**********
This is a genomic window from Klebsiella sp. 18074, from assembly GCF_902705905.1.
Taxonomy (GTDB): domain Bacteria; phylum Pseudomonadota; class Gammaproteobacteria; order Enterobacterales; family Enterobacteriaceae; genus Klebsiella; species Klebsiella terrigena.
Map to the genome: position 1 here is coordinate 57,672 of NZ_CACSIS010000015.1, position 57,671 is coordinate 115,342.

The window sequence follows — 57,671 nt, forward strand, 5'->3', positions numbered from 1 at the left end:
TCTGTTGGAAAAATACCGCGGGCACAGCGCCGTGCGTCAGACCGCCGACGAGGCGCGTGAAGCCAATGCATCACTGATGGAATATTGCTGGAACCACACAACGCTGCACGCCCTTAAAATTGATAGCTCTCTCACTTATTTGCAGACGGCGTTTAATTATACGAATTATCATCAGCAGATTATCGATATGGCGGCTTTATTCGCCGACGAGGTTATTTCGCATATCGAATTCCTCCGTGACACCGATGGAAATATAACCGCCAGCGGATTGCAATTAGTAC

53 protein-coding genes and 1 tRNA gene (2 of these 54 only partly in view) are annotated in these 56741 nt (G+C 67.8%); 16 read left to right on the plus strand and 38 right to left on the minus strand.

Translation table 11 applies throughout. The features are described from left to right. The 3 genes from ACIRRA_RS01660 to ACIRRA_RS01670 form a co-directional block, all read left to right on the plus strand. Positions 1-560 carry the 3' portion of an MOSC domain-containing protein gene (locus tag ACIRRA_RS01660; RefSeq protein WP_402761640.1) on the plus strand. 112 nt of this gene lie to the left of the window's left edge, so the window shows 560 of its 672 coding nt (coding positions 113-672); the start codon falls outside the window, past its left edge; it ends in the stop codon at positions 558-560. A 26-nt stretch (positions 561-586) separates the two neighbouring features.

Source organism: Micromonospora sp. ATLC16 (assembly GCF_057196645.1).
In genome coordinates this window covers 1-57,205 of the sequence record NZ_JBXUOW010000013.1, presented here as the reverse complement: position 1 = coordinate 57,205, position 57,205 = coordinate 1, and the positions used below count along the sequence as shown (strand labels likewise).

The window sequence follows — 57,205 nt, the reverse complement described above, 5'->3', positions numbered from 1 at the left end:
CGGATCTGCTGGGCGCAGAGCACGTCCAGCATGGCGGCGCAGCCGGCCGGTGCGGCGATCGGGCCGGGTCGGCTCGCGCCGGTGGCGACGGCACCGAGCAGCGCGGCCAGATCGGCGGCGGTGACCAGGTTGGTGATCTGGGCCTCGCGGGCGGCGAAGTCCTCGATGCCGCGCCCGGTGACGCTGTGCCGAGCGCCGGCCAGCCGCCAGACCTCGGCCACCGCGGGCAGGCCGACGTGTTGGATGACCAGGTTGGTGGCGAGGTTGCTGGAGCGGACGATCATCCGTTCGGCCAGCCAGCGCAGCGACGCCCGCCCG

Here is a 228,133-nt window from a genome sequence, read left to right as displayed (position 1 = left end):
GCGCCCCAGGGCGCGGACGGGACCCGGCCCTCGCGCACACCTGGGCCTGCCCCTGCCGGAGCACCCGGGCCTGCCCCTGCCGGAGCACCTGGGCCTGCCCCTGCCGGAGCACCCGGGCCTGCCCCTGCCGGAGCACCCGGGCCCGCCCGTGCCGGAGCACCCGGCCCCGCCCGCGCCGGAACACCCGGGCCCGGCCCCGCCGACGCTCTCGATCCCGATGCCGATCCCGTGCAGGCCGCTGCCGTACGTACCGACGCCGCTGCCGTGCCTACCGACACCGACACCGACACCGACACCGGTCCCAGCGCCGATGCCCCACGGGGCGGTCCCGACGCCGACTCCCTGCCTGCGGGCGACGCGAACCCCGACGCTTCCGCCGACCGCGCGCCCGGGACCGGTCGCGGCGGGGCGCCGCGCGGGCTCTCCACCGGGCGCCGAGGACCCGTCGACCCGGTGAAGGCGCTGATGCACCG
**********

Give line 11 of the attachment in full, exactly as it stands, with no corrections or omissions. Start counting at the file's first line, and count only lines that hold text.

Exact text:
CGGATCTGCTGGGCGCAGAGCACGTCCAGCATGGCGGCGCAGCCGGCCGGTGCGGCGATCGGGCCGGGTCGGCTCGCGCCGGTGGCGACGGCACCGAGCAGCGCGGCCAGATCGGCGGCGGTGACCAGGTTGGTGATCTGGGCCTCGCGGGCGGCGAAGTCCTCGATGCCGCGCCCGGTGACGCTGTGCCGAGCGCCGGCCAGCCGCCAGACCTCGGCCACCGCGGGCAGGCCGACGTGTTGGATGACCAGGTTGGTGGCGAGGTTGCTGGAGCGGACGATCATCCGTTCGGCCAGCCAGCGCAGCGACGCCCGCCCG